I had the golf pro and he said after a competition that he made a lot of putts go short. As I asked how come he hit them short he ended up saying “its harder to make them if they are long”, which casuality and my question did illustrate so if the putt is 1m short or 1m long the one long is harder to make? silence on the other side of the phone and slowly no its the same and I pushed further, so how come you have that and he said someone told him that once, some trainer or such and he took it to heart and ended up hitting it short. Lesson granted dont listen to the expert by ear even the best have it wrong and kids just tends to follow instruction without much thought of check it its so or not.
    Next competition he hit them past the hole and had no issue making them as he knew the fall and line better. Even with practice and training and working out or rehersal, if the flaw is persistent no new painting can cover it up.

  14. Chad Onken says:

    “We talkin about practice, dog. Practice??!! We talking about practice??”

    – Alan Iverson

  15. Walter says:

    When i played soccer as a kid it was always called practice. Now as a coach, many years later, it’s refered to as a “Training Session”, at least in N America

  16. Wojtek Stryczek says:

    Personally, I don’t really think that words are a problem. To motivate people, you have to appeal to their values. Very often we motivate others by giving them words with our values rather than appealing to theirs. I came across fascinating works on motivation by Steven Reiss Ph. D. I’ve read two of his books: “Who Am I? The 16 basic desires that motivate our actions and define our personalities” and “The 16 strivings for God”. It was an eye opener for me as far as motivation is concerned. What I found intriguing was the concept itself – that there are no one or two factors (inner and outer, or stick and a carrot etc) but there are 16 factors. 16 is quite o lot, and what’s more, what really counts is a combination of them. Reiss studies involved more than 6,000 people, and based upon that he proposed a theory of these 16 basic desires guiding our behavior. These are:

    Acceptance, the need for approval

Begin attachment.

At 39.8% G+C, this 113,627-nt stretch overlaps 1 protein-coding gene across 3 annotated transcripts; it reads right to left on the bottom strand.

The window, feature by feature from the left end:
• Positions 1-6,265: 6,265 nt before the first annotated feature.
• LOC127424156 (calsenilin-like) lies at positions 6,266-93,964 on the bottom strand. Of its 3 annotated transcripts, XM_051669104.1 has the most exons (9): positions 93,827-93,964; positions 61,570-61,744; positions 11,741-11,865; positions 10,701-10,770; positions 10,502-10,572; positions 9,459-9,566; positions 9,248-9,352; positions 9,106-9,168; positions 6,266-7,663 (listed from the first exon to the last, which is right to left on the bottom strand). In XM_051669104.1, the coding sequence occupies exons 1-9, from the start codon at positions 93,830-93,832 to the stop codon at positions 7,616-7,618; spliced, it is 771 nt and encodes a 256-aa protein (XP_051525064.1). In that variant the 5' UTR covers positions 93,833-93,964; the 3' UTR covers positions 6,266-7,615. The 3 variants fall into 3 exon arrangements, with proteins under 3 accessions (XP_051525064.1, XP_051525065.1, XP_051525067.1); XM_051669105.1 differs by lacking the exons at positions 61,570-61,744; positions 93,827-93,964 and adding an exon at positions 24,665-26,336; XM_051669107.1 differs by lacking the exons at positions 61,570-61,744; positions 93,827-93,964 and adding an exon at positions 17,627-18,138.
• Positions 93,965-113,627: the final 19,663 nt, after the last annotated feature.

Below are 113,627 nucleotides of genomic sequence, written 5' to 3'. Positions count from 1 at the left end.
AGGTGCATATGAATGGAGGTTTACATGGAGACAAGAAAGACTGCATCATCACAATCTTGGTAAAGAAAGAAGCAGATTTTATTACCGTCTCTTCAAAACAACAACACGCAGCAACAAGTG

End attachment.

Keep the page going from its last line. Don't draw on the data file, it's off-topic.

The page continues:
Curiosity, the need to learn
    Eating, the need for food
    Family, the need to raise children
    Honor, the need to be loyal to the traditional values of one’s clan/ethnic group
    Idealism, the need for social justice
    Independence, the need for individuality
    Order, the need for organized, stable, predictable environments
    Physical activity, the need for exercise
    Power, the need for influence of will
    Romance, the need for sex
    Saving, the need to collect
    Social contact, the need for friends (peer relationships)
    Social status, the need for social standing/importance
    Tranquility, the need to be safe
    Vengeance, the need to strike back

    Interesting – there is no music for example (which falls under power factor), there is no religion. But there is sport (physical activity).

    So to motivate people, you have to appeal to their desires in the first place, specific words are secondary but they must appeal to values.

    Strongly recommend works by Steven Reiss to all those interested in motivation.

  17. alligato says:

    I remember this esaay by Amy Chua in the Wall Street Journal discussing parenting styles of Asian parents in contrast with Western parents…
    This paragraph really summed it up for me:

    “…nothing is fun until you’re good at it. To get good at anything you have to work, and children on their own never want to work, which is why it is crucial to override their preferences. This often requires fortitude on the part of the parents because the child will resist; things are always hardest at the beginning, which is where Western parents tend to give up. But if done properly, the Chinese strategy produces a virtuous circle. Tenacious practice, practice, practice is crucial for excellence; rote repetition is underrated in America. Once a child starts to excel at something—whether it’s math, piano, pitching or ballet—he or she gets praise, admiration and satisfaction. This builds confidence and makes the once not-fun activity fun. This in turn makes it easier for the parent to get the child to work even more.”

  18. Nevada teacher says:

    Reminds me of Malcolm Gladwell’s 10,000 hours theory.

  19. Paul Miller says:

    It’s the small things like this Daniel that make continued and sustanined differences. As a Lead Learner for a Grammar School in England I have two roles, academic and rugby coach. Our kids have regularly heard the ‘You are so talented/special/great/brilliant’ line by both parents and teachers and it’s been quite a job to convince them to change. But it DOES work, really work.